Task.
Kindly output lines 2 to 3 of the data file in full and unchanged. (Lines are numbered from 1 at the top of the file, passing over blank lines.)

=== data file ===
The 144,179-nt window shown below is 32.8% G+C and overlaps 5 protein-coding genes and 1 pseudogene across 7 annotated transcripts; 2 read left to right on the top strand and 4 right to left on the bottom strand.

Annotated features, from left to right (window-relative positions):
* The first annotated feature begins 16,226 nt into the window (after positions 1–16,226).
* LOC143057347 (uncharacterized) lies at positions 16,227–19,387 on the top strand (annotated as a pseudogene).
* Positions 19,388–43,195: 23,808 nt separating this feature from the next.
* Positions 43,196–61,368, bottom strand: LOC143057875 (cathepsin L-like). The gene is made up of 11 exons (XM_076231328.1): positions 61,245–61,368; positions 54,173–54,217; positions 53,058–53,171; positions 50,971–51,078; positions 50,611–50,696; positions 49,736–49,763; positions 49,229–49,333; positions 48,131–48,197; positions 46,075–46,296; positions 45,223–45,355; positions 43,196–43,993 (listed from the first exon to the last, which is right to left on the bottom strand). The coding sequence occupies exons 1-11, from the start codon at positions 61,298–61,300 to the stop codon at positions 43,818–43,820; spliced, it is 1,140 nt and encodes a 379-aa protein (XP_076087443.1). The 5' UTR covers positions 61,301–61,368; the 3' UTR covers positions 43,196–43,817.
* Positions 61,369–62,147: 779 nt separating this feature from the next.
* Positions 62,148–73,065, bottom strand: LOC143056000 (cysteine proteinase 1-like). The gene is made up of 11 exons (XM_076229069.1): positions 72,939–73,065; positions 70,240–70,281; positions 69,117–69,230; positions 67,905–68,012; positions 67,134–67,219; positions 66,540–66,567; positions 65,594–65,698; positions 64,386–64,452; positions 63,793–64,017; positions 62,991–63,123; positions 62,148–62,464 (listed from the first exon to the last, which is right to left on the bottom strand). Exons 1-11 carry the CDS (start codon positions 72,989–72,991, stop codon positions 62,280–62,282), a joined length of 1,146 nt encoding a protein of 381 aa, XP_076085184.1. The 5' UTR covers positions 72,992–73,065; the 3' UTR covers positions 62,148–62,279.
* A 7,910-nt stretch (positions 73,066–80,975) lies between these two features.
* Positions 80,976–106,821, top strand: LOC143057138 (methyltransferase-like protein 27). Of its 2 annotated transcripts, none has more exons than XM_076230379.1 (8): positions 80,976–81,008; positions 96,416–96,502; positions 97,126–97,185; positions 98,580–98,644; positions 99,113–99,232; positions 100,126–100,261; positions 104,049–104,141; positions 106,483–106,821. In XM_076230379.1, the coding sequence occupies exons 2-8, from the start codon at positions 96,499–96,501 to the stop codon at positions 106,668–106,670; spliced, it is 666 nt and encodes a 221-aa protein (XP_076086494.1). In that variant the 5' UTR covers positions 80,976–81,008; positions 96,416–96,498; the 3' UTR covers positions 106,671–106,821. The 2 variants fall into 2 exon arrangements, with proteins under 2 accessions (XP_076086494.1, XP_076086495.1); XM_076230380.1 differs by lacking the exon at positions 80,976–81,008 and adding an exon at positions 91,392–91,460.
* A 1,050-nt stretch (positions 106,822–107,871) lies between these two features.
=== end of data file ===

Annotated features, from left to right (window-relative positions):
* The first annotated feature begins 16,226 nt into the window (after positions 1–16,226).